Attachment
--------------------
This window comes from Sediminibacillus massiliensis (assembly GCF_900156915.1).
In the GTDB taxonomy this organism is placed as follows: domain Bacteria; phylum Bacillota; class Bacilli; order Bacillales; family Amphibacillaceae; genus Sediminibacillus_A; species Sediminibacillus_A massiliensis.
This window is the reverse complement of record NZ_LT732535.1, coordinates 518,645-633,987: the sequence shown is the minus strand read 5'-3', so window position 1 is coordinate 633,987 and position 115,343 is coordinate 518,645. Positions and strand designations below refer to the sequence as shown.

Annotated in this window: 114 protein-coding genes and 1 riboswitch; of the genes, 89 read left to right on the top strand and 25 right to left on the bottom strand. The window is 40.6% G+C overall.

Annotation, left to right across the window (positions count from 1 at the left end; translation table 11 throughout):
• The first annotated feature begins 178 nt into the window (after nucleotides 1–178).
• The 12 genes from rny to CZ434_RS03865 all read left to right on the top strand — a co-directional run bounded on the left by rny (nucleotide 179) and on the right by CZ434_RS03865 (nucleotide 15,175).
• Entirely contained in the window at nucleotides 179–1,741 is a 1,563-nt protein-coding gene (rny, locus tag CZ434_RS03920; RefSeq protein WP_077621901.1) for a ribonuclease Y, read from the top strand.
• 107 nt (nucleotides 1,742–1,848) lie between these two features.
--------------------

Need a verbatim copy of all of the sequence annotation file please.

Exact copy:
This window comes from Sediminibacillus massiliensis (assembly GCF_900156915.1).
In the GTDB taxonomy this organism is placed as follows: domain Bacteria; phylum Bacillota; class Bacilli; order Bacillales; family Amphibacillaceae; genus Sediminibacillus_A; species Sediminibacillus_A massiliensis.
This window is the reverse complement of record NZ_LT732535.1, coordinates 518,645-633,987: the sequence shown is the minus strand read 5'-3', so window position 1 is coordinate 633,987 and position 115,343 is coordinate 518,645. Positions and strand designations below refer to the sequence as shown.

Annotated in this window: 114 protein-coding genes and 1 riboswitch; of the genes, 89 read left to right on the top strand and 25 right to left on the bottom strand. The window is 40.6% G+C overall.

Annotation, left to right across the window (positions count from 1 at the left end; translation table 11 throughout):
• The first annotated feature begins 178 nt into the window (after nucleotides 1–178).
• The 12 genes from rny to CZ434_RS03865 all read left to right on the top strand — a co-directional run bounded on the left by rny (nucleotide 179) and on the right by CZ434_RS03865 (nucleotide 15,175).
• Entirely contained in the window at nucleotides 179–1,741 is a 1,563-nt protein-coding gene (rny, locus tag CZ434_RS03920; RefSeq protein WP_077621901.1) for a ribonuclease Y, read from the top strand.
• 107 nt (nucleotides 1,742–1,848) lie between these two features.